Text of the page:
Russia’s invasion of Ukraine has affected many different countries, directly and indirectly. While Ukraine fell victim to the military strength of a global superpower, Russia felt the effects of sanctions placed on it by the United States and Europe. Several countries across the world felt the economic drawbacks of the conflict, with oil and grain shortages causing inflation. The war has split the world into two.
Amidst all this, South Africa has vowed to continue being friends with Russia, despite the possibility of suffering backlash from anti-Russian global powers. South Africa’s International Relations and Cooperation Minister Naledi Pandor stood by this sentiment on Thursday, March 30th as she spoke at the opening of the 17th South Africa-Russia Joint Inter-Governmental Committee on Trade and Economic Cooperation in South Africa. Minister Pandor was in the presence of Russian National Resources and Environment Minister Alexander Kozlov.
“You would see, Minister, that there is a great deal of media interest in our meeting because there are some who don’t wish us to have relations with an old historical friend. We have made it clear that Russia is a friend, and we have had cooperative partnerships for many many years, including partnerships as we combated the apartheid regime which decimated our people and our country. And while we are friends with many all over the world, we cannot become sudden enemies at the demand of others,” says Pandor.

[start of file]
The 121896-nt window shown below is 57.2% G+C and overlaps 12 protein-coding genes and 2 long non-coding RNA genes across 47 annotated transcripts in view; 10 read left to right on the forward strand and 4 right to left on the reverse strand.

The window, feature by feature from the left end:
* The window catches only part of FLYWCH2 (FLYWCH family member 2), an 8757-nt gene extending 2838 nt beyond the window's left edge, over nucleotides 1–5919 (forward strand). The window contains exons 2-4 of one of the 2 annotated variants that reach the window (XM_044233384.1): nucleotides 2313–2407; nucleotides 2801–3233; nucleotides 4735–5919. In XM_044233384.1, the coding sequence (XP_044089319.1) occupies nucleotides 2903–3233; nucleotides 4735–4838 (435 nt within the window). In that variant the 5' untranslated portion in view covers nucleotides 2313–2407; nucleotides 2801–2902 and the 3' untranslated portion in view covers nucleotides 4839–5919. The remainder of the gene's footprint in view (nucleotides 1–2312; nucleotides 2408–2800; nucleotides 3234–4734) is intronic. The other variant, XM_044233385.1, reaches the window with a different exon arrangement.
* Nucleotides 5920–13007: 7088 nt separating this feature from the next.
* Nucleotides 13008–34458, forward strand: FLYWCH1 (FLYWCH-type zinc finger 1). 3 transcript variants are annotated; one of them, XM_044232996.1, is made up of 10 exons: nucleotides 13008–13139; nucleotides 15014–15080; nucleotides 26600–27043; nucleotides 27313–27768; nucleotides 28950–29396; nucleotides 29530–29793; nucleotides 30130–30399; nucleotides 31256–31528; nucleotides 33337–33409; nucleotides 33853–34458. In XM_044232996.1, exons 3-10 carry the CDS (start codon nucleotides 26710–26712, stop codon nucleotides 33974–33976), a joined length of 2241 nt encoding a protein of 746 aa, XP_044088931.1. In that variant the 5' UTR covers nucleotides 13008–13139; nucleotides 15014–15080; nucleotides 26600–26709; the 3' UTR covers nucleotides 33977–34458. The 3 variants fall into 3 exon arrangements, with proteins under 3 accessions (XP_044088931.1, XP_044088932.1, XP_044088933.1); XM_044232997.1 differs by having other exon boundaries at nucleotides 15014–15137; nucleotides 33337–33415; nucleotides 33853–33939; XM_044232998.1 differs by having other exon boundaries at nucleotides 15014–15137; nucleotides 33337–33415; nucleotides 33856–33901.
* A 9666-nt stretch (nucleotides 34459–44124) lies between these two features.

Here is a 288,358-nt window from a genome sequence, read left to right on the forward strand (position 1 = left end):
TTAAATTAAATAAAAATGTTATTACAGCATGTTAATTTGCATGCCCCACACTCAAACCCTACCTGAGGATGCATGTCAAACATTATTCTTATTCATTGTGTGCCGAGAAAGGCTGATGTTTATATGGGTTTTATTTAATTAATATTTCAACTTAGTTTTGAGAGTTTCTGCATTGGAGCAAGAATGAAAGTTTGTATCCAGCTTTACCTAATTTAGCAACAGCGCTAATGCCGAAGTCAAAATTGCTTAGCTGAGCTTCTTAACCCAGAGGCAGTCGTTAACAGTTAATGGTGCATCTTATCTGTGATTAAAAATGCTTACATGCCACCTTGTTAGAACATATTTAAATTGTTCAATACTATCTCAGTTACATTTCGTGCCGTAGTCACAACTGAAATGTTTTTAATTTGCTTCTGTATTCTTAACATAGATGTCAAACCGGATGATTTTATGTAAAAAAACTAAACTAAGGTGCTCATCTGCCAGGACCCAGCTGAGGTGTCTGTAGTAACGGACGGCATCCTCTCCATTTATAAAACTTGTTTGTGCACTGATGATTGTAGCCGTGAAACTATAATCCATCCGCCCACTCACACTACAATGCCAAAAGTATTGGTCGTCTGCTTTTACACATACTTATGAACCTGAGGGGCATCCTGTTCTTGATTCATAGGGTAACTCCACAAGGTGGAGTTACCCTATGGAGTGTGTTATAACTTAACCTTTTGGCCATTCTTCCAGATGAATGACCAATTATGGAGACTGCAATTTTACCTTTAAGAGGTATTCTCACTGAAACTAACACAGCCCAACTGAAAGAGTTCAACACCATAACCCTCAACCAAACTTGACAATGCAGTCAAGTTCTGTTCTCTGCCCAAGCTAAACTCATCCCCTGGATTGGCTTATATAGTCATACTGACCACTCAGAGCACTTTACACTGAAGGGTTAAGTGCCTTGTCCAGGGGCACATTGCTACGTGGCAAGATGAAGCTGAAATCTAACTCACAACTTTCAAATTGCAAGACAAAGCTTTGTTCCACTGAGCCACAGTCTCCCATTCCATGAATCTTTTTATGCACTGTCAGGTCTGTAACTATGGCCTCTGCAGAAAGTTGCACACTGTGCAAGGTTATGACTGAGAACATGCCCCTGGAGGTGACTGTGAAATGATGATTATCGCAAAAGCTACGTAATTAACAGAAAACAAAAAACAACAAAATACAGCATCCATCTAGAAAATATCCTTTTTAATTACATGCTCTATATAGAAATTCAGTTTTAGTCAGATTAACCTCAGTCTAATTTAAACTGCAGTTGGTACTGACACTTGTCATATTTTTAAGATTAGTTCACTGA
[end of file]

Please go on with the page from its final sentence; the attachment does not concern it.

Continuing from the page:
While South Africa maintains its friendship with Russia, the country has insisted it holds a neutral position with regard to the war. This is because South Africa and Russia share a significant history of working together in the former’s fight for its liberation. Some members of the African National Congress (ANC) armed wing uMkhonto weSizwe (MK) received their training in Moscow when it was the Soviet Union. According to some historical accounts, some of the training took place in Odesa, which is present-day Ukraine, and Crimea, which was formerly Ukrainian territory that was taken over by Russia. South African freedom fighters also received weapons from the Soviet Union. This gives reason as to why South Africa has chosen to remain neutral in the matter of the war. South Africa has repeatedly called for a peaceful resolution to the war, a stance Minister Pandor reiterated.
“We as South Africa remain hopeful that we can find a diplomatic solution to the current conflict between Russia and Ukraine. We believe such a peaceful resolution will be beneficial to both countries but also to the global communities, as all of us are impacted upon both by the sanctions as well as by the conflict,” Pandor said.
South Africa’s friendship with Russia was recently complicated by the arrest warrant issued against President Vladimir Putin by the International Criminal Court for his alleged role in transporting Ukrainian children into Russia illegally. Since South Africa is a party to the Rome Statute and a member of the ICC, if President Putin were to set foot on South African territory, most probably during the upcoming BRICS Summit in August, he would have to be arrested.
However, the aforementioned scenario would unlikely end with the Russian President’s arrest.
The leader of the South African opposition party, the Economic Freedom Fighters, Commander in Chief Julius Malema said Putin is welcome to visit South Africa and will not be arrested. “Putin is welcomed here. No one is going to arrest Putin. If need be, we will go and fetch Putin from the airport to his meetings. He will address, finish all his meetings, and we will take him back to the airport. We are not going to be told by these hypocrites of the International Criminal Court,” Malema said.